Health insurer Blue Shield of California, with around 3.3 million members, has decided not to pay for Roche Holding’s drug Avastin to treat breast cancer.
In a notice posted on its web site. Blue Shield said the drug would no longer be covered as a treatment for metastatic breast cancer beginning October 17, however, some exceptions may be considered on a case-by-case basis.
The FDA (Food and Drug Administration) in June unanimously rejected use of Avastin for breast cancer. Without FDA approval, other insurers and government health programs likely will stop covering the $8,000-a-month drug.
Avastin won U.S. clearance for the disease in 2008 based on a study showing the drug stalled breast cancer growth by 5 months when used in combination with standard chemotherapy. As part of an accelerated approval, the FDA required Roche Holding to run follow-up studies.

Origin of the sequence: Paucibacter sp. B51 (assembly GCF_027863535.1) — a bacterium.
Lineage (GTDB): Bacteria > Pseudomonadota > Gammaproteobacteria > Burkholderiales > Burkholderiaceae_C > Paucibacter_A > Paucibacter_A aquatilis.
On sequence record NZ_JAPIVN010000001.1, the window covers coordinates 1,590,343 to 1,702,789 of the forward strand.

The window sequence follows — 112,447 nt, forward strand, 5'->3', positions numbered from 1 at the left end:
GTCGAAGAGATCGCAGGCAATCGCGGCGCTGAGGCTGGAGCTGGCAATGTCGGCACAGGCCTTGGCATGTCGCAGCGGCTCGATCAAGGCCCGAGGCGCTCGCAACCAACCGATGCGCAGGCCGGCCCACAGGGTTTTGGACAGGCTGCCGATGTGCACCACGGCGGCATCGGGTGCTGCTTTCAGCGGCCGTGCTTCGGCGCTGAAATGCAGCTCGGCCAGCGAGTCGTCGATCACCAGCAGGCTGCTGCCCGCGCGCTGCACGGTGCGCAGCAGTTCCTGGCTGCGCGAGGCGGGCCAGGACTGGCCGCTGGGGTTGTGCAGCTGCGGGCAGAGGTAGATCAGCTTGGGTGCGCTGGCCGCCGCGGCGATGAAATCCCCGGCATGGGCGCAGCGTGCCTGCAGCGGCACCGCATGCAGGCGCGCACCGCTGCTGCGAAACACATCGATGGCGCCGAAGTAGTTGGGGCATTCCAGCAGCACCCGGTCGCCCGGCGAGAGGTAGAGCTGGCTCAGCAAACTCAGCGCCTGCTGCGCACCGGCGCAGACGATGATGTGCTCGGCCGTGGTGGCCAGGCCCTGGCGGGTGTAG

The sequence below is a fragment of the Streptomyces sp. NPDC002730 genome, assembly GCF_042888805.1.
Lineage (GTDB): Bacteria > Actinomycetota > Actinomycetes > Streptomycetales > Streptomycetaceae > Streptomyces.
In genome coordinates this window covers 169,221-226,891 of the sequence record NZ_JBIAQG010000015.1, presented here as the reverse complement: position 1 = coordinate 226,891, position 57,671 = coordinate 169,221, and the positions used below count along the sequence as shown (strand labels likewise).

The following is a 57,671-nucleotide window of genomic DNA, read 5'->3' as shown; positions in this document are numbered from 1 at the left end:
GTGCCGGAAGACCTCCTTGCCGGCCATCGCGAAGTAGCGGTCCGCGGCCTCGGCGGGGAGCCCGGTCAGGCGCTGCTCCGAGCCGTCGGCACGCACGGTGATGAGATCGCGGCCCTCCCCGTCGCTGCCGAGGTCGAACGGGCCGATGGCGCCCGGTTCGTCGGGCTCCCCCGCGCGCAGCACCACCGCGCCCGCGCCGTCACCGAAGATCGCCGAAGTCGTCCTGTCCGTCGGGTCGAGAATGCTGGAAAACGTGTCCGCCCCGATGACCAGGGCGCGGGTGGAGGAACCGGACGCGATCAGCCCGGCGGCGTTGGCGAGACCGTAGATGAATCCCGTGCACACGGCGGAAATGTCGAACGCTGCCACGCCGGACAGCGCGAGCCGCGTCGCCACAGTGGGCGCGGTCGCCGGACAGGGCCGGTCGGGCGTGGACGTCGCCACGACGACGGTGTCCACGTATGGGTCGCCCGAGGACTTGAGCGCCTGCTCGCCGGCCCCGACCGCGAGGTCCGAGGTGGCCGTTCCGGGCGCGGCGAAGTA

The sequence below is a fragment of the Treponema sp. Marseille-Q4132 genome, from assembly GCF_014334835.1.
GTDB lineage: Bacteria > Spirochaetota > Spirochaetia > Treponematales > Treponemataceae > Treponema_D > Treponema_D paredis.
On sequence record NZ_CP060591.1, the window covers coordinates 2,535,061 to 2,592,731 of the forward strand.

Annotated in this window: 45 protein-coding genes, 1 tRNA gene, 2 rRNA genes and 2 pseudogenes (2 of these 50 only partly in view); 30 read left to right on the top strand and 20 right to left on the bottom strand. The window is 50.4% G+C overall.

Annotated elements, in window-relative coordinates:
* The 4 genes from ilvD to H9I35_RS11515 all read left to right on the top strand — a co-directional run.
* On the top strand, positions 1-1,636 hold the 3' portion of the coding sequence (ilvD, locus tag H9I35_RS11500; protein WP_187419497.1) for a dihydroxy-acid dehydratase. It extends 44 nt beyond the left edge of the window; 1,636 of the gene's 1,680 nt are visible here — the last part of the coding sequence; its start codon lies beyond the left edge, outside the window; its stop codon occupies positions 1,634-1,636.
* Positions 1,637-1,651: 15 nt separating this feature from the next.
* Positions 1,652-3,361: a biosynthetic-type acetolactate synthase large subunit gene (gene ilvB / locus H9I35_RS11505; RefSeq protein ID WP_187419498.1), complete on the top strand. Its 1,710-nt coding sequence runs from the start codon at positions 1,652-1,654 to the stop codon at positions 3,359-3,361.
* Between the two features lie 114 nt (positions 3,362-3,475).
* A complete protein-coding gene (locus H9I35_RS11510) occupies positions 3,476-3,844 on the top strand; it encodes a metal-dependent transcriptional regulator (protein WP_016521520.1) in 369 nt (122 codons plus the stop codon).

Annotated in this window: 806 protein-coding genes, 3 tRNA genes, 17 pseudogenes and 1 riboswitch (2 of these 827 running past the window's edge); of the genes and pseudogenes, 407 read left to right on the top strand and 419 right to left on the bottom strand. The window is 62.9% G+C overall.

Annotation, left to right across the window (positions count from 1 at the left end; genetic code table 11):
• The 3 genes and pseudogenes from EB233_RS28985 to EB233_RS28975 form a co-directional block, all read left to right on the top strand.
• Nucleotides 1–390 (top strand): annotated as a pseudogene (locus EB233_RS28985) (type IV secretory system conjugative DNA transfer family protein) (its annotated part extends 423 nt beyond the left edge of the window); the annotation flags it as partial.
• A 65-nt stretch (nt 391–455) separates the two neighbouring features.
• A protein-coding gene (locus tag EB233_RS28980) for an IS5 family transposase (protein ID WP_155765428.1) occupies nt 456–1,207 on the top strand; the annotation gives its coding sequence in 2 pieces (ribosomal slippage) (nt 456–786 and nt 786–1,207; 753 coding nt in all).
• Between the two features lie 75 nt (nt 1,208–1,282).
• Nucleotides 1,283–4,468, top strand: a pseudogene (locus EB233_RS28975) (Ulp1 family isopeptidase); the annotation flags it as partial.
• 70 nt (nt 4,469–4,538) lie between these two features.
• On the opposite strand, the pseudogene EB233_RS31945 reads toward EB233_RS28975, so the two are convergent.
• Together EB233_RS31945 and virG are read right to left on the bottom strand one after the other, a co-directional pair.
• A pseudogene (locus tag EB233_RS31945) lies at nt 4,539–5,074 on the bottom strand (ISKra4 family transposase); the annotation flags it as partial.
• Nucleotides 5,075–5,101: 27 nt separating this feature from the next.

Later studies found only a one- to three-month delay in breast cancer growth. None of the studies showed Avastin extended the lives of patients with advanced breast cancer.
Some patients also had severe side effects, including holes in the stomach and intestines, severe bleeding and blood clots. The company says the incidence of these serious side effects was just under 3 percent greater for those taking Avastin.
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